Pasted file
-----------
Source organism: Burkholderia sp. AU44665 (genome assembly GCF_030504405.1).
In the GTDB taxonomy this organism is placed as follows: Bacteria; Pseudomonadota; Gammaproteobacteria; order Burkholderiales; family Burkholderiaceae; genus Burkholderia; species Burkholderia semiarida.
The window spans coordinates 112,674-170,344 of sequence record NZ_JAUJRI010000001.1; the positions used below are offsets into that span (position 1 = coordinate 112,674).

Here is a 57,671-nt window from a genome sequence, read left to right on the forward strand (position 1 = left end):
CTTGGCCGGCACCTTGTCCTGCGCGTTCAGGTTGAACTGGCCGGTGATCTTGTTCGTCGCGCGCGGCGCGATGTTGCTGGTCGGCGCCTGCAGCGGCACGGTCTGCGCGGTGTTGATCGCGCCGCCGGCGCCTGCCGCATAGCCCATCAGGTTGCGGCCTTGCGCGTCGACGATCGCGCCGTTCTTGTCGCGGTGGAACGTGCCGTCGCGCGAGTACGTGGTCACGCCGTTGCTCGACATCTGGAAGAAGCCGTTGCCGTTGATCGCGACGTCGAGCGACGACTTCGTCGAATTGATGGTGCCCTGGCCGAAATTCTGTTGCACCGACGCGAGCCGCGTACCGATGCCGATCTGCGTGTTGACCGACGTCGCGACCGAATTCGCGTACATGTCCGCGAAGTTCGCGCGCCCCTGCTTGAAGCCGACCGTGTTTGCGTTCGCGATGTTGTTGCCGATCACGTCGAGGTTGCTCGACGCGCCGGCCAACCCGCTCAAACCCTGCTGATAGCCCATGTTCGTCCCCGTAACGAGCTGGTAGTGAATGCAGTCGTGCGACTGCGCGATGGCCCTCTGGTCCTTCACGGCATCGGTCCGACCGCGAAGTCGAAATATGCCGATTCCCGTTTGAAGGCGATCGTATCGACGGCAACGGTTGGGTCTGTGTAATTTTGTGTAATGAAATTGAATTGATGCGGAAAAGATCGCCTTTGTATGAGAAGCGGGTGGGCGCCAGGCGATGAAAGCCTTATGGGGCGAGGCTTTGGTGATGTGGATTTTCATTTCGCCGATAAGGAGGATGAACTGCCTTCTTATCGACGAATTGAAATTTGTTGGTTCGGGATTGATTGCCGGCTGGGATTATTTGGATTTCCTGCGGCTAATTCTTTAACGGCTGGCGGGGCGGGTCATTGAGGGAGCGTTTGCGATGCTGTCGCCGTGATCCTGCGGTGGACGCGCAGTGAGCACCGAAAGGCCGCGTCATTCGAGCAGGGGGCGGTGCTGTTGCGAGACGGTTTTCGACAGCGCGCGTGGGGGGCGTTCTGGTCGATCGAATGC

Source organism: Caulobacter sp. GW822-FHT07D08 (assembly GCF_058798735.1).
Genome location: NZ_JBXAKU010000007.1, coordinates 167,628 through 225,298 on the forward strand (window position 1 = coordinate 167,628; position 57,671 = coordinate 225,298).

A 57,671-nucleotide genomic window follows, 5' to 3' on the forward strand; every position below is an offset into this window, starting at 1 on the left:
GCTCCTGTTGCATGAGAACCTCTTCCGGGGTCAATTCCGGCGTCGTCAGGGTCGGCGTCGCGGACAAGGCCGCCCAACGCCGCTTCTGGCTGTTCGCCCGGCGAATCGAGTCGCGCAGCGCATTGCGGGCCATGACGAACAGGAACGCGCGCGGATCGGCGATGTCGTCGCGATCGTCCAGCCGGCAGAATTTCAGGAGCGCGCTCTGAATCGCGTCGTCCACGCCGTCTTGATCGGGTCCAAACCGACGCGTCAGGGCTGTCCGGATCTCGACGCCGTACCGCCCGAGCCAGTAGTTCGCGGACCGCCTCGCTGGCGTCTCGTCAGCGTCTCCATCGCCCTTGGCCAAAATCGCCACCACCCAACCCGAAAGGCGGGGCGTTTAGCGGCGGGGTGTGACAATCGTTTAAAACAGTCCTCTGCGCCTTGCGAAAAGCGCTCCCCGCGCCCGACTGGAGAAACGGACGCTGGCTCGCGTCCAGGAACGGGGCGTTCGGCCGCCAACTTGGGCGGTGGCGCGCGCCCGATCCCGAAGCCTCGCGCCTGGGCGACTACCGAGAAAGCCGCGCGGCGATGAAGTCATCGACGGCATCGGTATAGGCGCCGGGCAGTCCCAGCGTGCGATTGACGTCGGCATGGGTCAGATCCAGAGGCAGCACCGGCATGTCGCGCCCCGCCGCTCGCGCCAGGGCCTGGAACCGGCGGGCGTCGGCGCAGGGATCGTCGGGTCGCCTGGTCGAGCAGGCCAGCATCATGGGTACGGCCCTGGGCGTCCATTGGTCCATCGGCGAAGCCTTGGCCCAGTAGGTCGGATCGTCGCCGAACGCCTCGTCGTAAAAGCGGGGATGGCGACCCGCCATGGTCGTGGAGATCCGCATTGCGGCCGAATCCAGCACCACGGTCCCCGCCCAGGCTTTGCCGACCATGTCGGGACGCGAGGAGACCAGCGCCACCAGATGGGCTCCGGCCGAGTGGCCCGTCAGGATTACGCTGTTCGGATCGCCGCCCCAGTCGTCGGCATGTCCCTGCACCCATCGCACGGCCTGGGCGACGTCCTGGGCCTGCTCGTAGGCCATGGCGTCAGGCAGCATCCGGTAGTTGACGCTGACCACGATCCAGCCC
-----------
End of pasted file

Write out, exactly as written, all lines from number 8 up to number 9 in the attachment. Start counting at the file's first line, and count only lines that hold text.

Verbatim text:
A 57,671-nucleotide genomic window follows, 5' to 3' on the forward strand; every position below is an offset into this window, starting at 1 on the left:
GCTCCTGTTGCATGAGAACCTCTTCCGGGGTCAATTCCGGCGTCGTCAGGGTCGGCGTCGCGGACAAGGCCGCCCAACGCCGCTTCTGGCTGTTCGCCCGGCGAATCGAGTCGCGCAGCGCATTGCGGGCCATGACGAACAGGAACGCGCGCGGATCGGCGATGTCGTCGCGATCGTCCAGCCGGCAGAATTTCAGGAGCGCGCTCTGAATCGCGTCGTCCACGCCGTCTTGATCGGGTCCAAACCGACGCGTCAGGGCTGTCCGGATCTCGACGCCGTACCGCCCGAGCCAGTAGTTCGCGGACCGCCTCGCTGGCGTCTCGTCAGCGTCTCCATCGCCCTTGGCCAAAATCGCCACCACCCAACCCGAAAGGCGGGGCGTTTAGCGGCGGGGTGTGACAATCGTTTAAAACAGTCCTCTGCGCCTTGCGAAAAGCGCTCCCCGCGCCCGACTGGAGAAACGGACGCTGGCTCGCGTCCAGGAACGGGGCGTTCGGCCGCCAACTTGGGCGGTGGCGCGCGCCCGATCCCGAAGCCTCGCGCCTGGGCGACTACCGAGAAAGCCGCGCGGCGATGAAGTCATCGACGGCATCGGTATAGGCGCCGGGCAGTCCCAGCGTGCGATTGACGTCGGCATGGGTCAGATCCAGAGGCAGCACCGGCATGTCGCGCCCCGCCGCTCGCGCCAGGGCCTGGAACCGGCGGGCGTCGGCGCAGGGATCGTCGGGTCGCCTGGTCGAGCAGGCCAGCATCATGGGTACGGCCCTGGGCGTCCATTGGTCCATCGGCGAAGCCTTGGCCCAGTAGGTCGGATCGTCGCCGAACGCCTCGTCGTAAAAGCGGGGATGGCGACCCGCCATGGTCGTGGAGATCCGCATTGCGGCCGAATCCAGCACCACGGTCCCCGCCCAGGCTTTGCCGACCATGTCGGGACGCGAGGAGACCAGCGCCACCAGATGGGCTCCGGCCGAGTGGCCCGTCAGGATTACGCTGTTCGGATCGCCGCCCCAGTCGTCGGCATGTCCCTGCACCCATCGCACGGCCTGGGCGACGTCCTGGGCCTGCTCGTAGGCCATGGCGTCAGGCAGCATCCGGTAGTTGACGCTGACCACGATCCAGCCC